Finances in retirement: Why regular health checks are just what the doctor ordered

Retirement isn’t just a walk in the park – when you reach the stage of life where you’re drawing your pension, you’ll be faced with a range of new challenges. Read on to find out why, therefore, prevention is better than cure.

Regular health checks can help identify early signs of health issues, meaning you’re able to monitor them before they become too serious. Certainly, the older we get, the more it makes sense to schedule them in, to give us some peace of mind.

The same can be said of your finances – and all the more so when you’ve taken retirement. Just as physical and mental health complications are more likely to occur as you age, your financial plans are no different.

Many people choose to remain invested in retirement, as it offers scope for opportunity. However, for a period that could last up to three decades or more, a certain amount of direction and decision-making is also required. Read on to find out why.

A risky business

Once you’re retired and have started to draw an income from your pension pot, you’re subject to a new set of risks – for example, sequencing risk and longevity risk – the effect of which often only becomes apparent once it’s too late.

It’s crucial to regularly review your investments to be able to recognise and minimise the impact of those risks, advises Danni Brotherston, Head of Advice Policy and Development at St. James’s Place Wealth Management.

“Ongoing advice is important before retirement, but arguably even more so in retirement – especially if you remain invested or you’re heavily reliant on other assets to provide an income.”

Force majeure

If you experience any changes in your personal circumstances and/or the macroeconomic environment, this can have a tangible knock-on effect on the likelihood of you meeting your goals. This should, therefore, prompt you to reassess your retirement plans to be sure you’re not unduly affected.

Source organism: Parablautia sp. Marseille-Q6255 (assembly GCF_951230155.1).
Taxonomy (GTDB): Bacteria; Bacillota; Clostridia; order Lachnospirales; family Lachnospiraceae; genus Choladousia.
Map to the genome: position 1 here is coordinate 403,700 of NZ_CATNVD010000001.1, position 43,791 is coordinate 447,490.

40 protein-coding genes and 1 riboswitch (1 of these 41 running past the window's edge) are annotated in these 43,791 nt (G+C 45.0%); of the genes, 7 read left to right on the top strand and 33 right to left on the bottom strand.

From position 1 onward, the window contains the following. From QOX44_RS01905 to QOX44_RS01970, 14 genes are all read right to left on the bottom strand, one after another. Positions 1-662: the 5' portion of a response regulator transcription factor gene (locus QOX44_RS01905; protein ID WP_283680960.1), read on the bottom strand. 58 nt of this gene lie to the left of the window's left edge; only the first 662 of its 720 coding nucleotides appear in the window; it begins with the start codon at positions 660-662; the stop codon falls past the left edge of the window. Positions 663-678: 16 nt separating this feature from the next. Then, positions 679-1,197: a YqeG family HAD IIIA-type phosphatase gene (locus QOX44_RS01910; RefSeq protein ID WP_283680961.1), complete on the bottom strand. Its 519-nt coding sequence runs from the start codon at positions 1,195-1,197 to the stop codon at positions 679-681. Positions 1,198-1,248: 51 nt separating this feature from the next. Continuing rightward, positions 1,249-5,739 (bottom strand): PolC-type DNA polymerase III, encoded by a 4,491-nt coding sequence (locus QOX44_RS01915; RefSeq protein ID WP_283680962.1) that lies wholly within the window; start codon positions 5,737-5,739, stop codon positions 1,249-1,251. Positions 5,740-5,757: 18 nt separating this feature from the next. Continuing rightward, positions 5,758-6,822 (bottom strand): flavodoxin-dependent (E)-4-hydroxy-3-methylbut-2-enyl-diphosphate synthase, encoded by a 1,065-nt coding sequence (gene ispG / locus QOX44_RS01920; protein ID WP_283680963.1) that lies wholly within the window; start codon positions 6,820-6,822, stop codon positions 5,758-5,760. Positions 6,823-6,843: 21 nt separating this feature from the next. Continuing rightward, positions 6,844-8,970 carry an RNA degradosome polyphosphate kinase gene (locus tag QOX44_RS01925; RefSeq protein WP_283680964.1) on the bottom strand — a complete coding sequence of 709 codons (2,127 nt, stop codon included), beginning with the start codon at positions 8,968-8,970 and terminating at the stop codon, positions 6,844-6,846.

The current global pandemic is a topical example of one such impetus.

Significant market volatility has arisen from the coronavirus outbreak, raising concerns about whether retirees should revise the level of income they withdraw now markets are down, compared to pre-COVID-19 times.

“Markets have fallen during the crisis,” affirms Brotherston. “But a lot of people have also been spending less. So, there might be scope to take a reduced income from their portfolios to help offset some of the negative effects of volatility.”

The pandemic has likewise made many of us revisit our financial plans in other ways.

In a climate where redundancies are rife, some people may have been forced to consider retirement a little prematurely. Others are choosing to extend their working life, favouring a more gradual approach to retirement – while some have even returned to the workplace in a bid to boost their savings.

“You need to evaluate the impact all these types of events can have on your financial objectives and vulnerability – all the way through retirement,” Brotherston insists.

This includes everything such as gifting an inheritance, divorce and changes to your health. She adds that changed circumstances in retirement are often associated with health – and how life expectancy and expenditure can thereby be affected.

“Your health might deteriorate over time, particularly if you develop a condition,” Brotherston explains. “This can mean that a solution that was right for you early on in retirement may not be one that’s right later on.”

Divide and conquer

The majority of financial advisers will carry out a formal annual review with their clients, and further reviews can take place when needed, as circumstances dictate.

Regular financial ‘health checks’ at least once a year will refocus on your needs and goals, ensuring your investments still reflect your risk tolerance.

“Everyone has different priorities, and an adviser who really knows you can help you to make the right decisions – by adapting your strategy to your personal wants and needs,” Brotherston says.

“There are so many moving parts that it’s essential to regularly review them.”

If you feel that your financial health check is overdue and you’d welcome some support, get in touch with a member of the Wellesley team on 01444 244551 – our professional advisers are well placed to draw up a financial ‘prescription’ and give you regular doses of sound investment advice.

The value of an investment with St. James’s Place will be directly linked to the performance of the funds you select, and the value can therefore go down as well as up. You may get back less than you invested.